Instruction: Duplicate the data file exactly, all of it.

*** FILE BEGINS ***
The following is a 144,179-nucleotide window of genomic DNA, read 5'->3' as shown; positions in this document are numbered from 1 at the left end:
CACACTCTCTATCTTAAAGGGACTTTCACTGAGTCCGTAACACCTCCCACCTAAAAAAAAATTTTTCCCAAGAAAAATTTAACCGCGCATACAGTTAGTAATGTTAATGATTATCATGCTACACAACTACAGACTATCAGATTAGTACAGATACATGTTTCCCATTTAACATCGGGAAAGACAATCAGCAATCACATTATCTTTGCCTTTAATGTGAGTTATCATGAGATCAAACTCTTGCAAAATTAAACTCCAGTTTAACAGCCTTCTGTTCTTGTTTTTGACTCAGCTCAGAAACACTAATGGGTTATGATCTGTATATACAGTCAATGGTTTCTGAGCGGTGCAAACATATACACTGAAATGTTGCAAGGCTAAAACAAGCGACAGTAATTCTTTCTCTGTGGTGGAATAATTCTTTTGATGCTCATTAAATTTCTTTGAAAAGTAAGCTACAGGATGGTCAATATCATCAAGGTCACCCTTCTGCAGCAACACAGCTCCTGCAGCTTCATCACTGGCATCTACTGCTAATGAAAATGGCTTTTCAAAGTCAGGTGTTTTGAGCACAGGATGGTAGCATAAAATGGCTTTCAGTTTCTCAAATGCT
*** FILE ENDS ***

The following is a 144,179-nucleotide window of genomic DNA, read 5'->3' as shown; positions in this document are numbered from 1 at the left end:
CACACTCTCTATCTTAAAGGGACTTTCACTGAGTCCGTAACACCTCCCACCTAAAAAAAAATTTTTCCCAAGAAAAATTTAACCGCGCATACAGTTAGTAATGTTAATGATTATCATGCTACACAACTACAGACTATCAGATTAGTACAGATACATGTTTCCCATTTAACATCGGGAAAGACAATCAGCAATCACATTATCTTTGCCTTTAATGTGAGTTATCATGAGATCAAACTCTTGCAAAATTAAACTCCAGTTTAACAGCCTTCTGTTCTTGTTTTTGACTCAGCTCAGAAACACTAATGGGTTATGATCTGTATATACAGTCAATGGTTTCTGAGCGGTGCAAACATATACACTGAAATGTTGCAAGGCTAAAACAAGCGACAGTAATTCTTTCTCTGTGGTGGAATAATTCTTTTGATGCTCATTAAATTTCTTTGAAAAGTAAGCTACAGGATGGTCAATATCATCAAGGTCACCCTTCTGCAGCAACACAGCTCCTGCAGCTTCATCACTGGCATCTACTGCTAATGAAAATGGCTTTTCAAAGTCAGGTGTTTTGAGCACAGGATGGTAGCATAAAATGGCTTTCAGTTTCTCAAATGCT